Animal Corner: Once upon a time there was a man who love to jog. This man lived on the Meaderboro Road (Planning Board end) and one day as he was jogging along he came to a little fawn that was trying to get through a wire fence, probably to follow its mother. The man jogged to a stop and picked up the baby deer to lift it over the fence. Dance, dance went its little sharp hooves. Shred, shred went the kind man's jogging shorts. Disappear, disappear went the kind man, and jogged home through the thick forest so that no one could see him. Several years later, in memory of this incident, Ruth Gagnon lent a rocking chair to the school library. What an obscure column this is, unless you read it every week!

Theatre Group: With the present hanging of the cyclorama setting back curtains on the Town Hall stage (the front curtains were installed earlier this year), several people have become quite enthused with the idea of forming the Farmington Players. On Saturday, Nov. 8 at 10 a.m., anyone interested in any aspect of amateur theatre is encouraged to have breakfast at the Dock Square Restaurant, where it is hoped to get things under way. Call 2405 for further details.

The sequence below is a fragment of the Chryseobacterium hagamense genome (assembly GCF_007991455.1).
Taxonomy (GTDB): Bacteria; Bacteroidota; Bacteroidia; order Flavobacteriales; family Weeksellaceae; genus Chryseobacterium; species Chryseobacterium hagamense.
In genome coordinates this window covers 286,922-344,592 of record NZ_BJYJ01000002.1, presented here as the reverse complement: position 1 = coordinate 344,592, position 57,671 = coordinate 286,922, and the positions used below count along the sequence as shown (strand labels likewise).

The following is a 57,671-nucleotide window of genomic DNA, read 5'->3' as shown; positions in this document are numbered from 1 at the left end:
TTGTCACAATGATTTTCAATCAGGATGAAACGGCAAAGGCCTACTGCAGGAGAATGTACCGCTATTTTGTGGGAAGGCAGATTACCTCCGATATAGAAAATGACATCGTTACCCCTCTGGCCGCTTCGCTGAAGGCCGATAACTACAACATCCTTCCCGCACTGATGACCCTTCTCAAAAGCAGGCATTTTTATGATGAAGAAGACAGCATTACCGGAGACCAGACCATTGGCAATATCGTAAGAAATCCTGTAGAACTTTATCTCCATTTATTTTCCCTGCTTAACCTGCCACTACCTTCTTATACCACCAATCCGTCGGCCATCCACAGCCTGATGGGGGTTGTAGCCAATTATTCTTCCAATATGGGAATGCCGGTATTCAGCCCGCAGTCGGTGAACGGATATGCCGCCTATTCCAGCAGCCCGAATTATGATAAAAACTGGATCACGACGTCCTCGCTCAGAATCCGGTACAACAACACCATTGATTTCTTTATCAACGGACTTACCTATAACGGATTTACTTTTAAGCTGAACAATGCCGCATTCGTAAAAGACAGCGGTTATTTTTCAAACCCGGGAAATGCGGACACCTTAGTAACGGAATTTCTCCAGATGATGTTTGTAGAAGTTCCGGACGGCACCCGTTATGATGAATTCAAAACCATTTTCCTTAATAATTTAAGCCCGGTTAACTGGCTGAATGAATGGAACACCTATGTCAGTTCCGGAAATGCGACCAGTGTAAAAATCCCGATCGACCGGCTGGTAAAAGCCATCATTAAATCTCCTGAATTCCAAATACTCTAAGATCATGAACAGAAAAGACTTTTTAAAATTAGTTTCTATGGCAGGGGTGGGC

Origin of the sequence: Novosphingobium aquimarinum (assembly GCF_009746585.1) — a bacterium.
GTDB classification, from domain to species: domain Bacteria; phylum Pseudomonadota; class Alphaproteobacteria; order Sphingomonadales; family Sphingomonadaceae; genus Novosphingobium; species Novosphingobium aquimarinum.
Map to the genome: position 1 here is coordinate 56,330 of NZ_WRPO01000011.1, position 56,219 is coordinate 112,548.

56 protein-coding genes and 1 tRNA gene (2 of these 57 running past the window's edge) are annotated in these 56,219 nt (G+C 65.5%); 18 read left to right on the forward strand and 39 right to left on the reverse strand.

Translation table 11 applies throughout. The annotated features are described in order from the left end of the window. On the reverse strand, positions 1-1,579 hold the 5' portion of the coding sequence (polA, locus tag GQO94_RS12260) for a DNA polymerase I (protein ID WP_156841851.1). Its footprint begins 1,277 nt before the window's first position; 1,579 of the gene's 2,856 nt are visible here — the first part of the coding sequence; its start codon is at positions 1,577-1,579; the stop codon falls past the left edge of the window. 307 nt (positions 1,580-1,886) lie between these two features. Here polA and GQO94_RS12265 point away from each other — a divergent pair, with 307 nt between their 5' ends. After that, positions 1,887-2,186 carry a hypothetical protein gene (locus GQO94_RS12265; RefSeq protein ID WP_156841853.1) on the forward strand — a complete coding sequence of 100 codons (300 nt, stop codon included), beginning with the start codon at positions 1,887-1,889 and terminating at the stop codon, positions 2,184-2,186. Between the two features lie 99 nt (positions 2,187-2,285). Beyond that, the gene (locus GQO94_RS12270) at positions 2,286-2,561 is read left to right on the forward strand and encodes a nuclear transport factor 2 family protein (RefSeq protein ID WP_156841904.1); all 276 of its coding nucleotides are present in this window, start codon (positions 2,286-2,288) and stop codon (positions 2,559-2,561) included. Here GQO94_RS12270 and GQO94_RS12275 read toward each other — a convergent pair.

Keep Fit II: Jogging, with all its thrills, is not for everyone, and many ladies in particular, prefer to attend at Main Street School on a Monday evening as part of a T.O.P.S. group. News from the Fat Club, as the members sportingly call it, trickles out now and again. For example, Joyce Nutter has successfully shed the 1.5 pounds gained from nibbling road race food during hours of preparation, but Mrs. Thayer may be in temporary reversal. She revealed recently that every time the Mets scored, she reached for a muffin.

Parking News: Mr. Archie Corson, who has no connection with the preceding paragraph, was spotted fast asleep in his truck, parked on the Square, one evening last week. The police cruiser, parking parallel, shone the spotlight and Archie almost woke, kinda like a hibernating bear disturbed by Richard Attenborough. Not like 40 years ago, when, as a victim of an ancient Farmington wheeze called Old Mae (see Rufus the Barber for details), he ran most of the way to New Durham.

Parking News II: Middleton Police Chief Anita Huckins has a lot on her plate right now, if one is to believe one's Courier. Maybe that explains her lapse of memory outside the Farmington laundromat recently when she locked herself out of her car. A discreet call to Brownie, and his magical lock releaser ensured that she regained entry without anyone noticing.

Outdoor Club News: Police officers Steve White and Ken Buttons were involved in a real epic in their recent attempt on the Thin Air route to Cathedral Ledge. They had climbed up some 200 feet and were past the crux, when a rainstorm struck and they were compelled to replod their steps. With the greatest of difficulty, suffice to say.

Finally: I would like to acknowledge the thought and impudence that went into mail received from certain disreputable sections of the readership, regarding my recent cat-related injury.


Nov. 4, 1986